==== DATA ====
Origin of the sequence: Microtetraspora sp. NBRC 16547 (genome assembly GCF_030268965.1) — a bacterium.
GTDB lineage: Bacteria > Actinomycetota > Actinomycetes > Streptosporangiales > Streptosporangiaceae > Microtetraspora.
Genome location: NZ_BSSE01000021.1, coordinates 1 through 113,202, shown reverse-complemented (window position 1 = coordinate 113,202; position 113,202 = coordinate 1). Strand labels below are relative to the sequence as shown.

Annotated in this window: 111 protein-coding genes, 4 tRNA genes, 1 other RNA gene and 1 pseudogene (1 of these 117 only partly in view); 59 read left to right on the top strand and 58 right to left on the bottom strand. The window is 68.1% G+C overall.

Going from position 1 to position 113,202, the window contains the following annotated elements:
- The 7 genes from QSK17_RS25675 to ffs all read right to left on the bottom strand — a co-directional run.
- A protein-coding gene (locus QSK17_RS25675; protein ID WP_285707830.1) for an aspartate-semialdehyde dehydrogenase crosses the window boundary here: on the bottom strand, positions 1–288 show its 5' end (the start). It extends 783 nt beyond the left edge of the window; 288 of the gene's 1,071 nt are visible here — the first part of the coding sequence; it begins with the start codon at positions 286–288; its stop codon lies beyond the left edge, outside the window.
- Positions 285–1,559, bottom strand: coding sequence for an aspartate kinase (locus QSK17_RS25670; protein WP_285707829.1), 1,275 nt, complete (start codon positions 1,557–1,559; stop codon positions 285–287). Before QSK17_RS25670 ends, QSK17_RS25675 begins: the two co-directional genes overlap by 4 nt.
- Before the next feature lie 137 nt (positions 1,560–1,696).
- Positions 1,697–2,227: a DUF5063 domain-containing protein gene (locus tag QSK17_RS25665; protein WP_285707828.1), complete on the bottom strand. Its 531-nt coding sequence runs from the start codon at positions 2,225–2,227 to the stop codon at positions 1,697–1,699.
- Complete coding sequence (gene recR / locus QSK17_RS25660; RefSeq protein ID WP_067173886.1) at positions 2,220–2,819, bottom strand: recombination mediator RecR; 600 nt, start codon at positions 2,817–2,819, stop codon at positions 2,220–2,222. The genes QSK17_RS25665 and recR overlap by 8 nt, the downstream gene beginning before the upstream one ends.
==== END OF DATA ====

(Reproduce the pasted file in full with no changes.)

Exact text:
Origin of the sequence: Microtetraspora sp. NBRC 16547 (genome assembly GCF_030268965.1) — a bacterium.
GTDB lineage: Bacteria > Actinomycetota > Actinomycetes > Streptosporangiales > Streptosporangiaceae > Microtetraspora.
Genome location: NZ_BSSE01000021.1, coordinates 1 through 113,202, shown reverse-complemented (window position 1 = coordinate 113,202; position 113,202 = coordinate 1). Strand labels below are relative to the sequence as shown.

Annotated in this window: 111 protein-coding genes, 4 tRNA genes, 1 other RNA gene and 1 pseudogene (1 of these 117 only partly in view); 59 read left to right on the top strand and 58 right to left on the bottom strand. The window is 68.1% G+C overall.

Going from position 1 to position 113,202, the window contains the following annotated elements:
- The 7 genes from QSK17_RS25675 to ffs all read right to left on the bottom strand — a co-directional run.
- A protein-coding gene (locus QSK17_RS25675; protein ID WP_285707830.1) for an aspartate-semialdehyde dehydrogenase crosses the window boundary here: on the bottom strand, positions 1–288 show its 5' end (the start). It extends 783 nt beyond the left edge of the window; 288 of the gene's 1,071 nt are visible here — the first part of the coding sequence; it begins with the start codon at positions 286–288; its stop codon lies beyond the left edge, outside the window.
- Positions 285–1,559, bottom strand: coding sequence for an aspartate kinase (locus QSK17_RS25670; protein WP_285707829.1), 1,275 nt, complete (start codon positions 1,557–1,559; stop codon positions 285–287). Before QSK17_RS25670 ends, QSK17_RS25675 begins: the two co-directional genes overlap by 4 nt.
- Before the next feature lie 137 nt (positions 1,560–1,696).
- Positions 1,697–2,227: a DUF5063 domain-containing protein gene (locus tag QSK17_RS25665; protein WP_285707828.1), complete on the bottom strand. Its 531-nt coding sequence runs from the start codon at positions 2,225–2,227 to the stop codon at positions 1,697–1,699.
- Complete coding sequence (gene recR / locus QSK17_RS25660; RefSeq protein ID WP_067173886.1) at positions 2,220–2,819, bottom strand: recombination mediator RecR; 600 nt, start codon at positions 2,817–2,819, stop codon at positions 2,220–2,222. The genes QSK17_RS25665 and recR overlap by 8 nt, the downstream gene beginning before the upstream one ends.